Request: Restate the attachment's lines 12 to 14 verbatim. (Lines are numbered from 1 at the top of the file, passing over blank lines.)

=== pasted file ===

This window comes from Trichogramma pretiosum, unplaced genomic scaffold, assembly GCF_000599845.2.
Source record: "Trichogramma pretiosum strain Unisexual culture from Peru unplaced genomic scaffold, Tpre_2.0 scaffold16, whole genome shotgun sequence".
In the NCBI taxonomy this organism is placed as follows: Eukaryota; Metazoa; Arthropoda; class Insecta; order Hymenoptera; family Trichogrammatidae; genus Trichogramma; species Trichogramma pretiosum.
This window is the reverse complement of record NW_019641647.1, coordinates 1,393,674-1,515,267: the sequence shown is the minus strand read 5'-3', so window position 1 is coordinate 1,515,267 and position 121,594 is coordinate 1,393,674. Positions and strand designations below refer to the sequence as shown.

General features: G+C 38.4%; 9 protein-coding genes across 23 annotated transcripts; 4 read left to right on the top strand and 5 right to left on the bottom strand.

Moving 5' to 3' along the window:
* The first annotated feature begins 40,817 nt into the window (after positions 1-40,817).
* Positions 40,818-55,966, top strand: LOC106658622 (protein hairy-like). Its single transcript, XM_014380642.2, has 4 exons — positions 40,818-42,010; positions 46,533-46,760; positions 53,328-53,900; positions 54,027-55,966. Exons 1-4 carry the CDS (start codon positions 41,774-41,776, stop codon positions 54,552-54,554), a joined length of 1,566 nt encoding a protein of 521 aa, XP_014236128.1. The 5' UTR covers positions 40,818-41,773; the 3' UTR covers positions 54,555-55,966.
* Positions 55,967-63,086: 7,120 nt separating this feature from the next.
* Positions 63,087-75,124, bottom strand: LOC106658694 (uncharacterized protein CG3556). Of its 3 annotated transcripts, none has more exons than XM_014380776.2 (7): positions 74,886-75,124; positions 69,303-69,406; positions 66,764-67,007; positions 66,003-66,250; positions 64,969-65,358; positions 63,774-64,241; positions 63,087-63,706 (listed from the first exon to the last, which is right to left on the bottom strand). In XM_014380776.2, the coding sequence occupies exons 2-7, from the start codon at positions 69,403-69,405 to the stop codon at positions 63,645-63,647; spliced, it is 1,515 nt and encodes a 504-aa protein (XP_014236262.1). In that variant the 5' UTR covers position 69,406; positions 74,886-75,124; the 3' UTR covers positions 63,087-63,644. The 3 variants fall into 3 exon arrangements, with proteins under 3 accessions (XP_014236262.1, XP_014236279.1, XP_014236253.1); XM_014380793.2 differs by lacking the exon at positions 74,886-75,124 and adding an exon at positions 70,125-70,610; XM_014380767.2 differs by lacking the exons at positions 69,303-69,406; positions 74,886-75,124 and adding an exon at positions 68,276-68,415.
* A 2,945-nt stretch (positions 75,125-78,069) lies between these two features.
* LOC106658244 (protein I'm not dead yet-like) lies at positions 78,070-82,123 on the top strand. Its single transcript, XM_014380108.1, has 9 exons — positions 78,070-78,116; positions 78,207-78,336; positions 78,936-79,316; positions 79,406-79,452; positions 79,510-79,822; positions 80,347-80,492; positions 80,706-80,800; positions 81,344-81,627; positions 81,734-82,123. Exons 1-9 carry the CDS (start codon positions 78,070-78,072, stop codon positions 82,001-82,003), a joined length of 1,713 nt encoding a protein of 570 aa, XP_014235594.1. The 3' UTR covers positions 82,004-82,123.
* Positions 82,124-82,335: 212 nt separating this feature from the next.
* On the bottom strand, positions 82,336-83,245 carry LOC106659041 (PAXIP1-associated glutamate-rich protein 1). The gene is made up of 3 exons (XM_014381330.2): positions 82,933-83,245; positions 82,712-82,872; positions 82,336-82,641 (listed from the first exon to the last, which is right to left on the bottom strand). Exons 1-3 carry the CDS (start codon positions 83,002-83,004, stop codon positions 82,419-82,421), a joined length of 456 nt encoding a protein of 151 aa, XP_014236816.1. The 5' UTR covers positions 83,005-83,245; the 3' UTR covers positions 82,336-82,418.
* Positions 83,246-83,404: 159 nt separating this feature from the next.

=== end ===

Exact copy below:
* LOC106658244 (protein I'm not dead yet-like) lies at positions 78,070-82,123 on the top strand. Its single transcript, XM_014380108.1, has 9 exons — positions 78,070-78,116; positions 78,207-78,336; positions 78,936-79,316; positions 79,406-79,452; positions 79,510-79,822; positions 80,347-80,492; positions 80,706-80,800; positions 81,344-81,627; positions 81,734-82,123. Exons 1-9 carry the CDS (start codon positions 78,070-78,072, stop codon positions 82,001-82,003), a joined length of 1,713 nt encoding a protein of 570 aa, XP_014235594.1. The 3' UTR covers positions 82,004-82,123.
* Positions 82,124-82,335: 212 nt separating this feature from the next.
* On the bottom strand, positions 82,336-83,245 carry LOC106659041 (PAXIP1-associated glutamate-rich protein 1). The gene is made up of 3 exons (XM_014381330.2): positions 82,933-83,245; positions 82,712-82,872; positions 82,336-82,641 (listed from the first exon to the last, which is right to left on the bottom strand). Exons 1-3 carry the CDS (start codon positions 83,002-83,004, stop codon positions 82,419-82,421), a joined length of 456 nt encoding a protein of 151 aa, XP_014236816.1. The 5' UTR covers positions 83,005-83,245; the 3' UTR covers positions 82,336-82,418.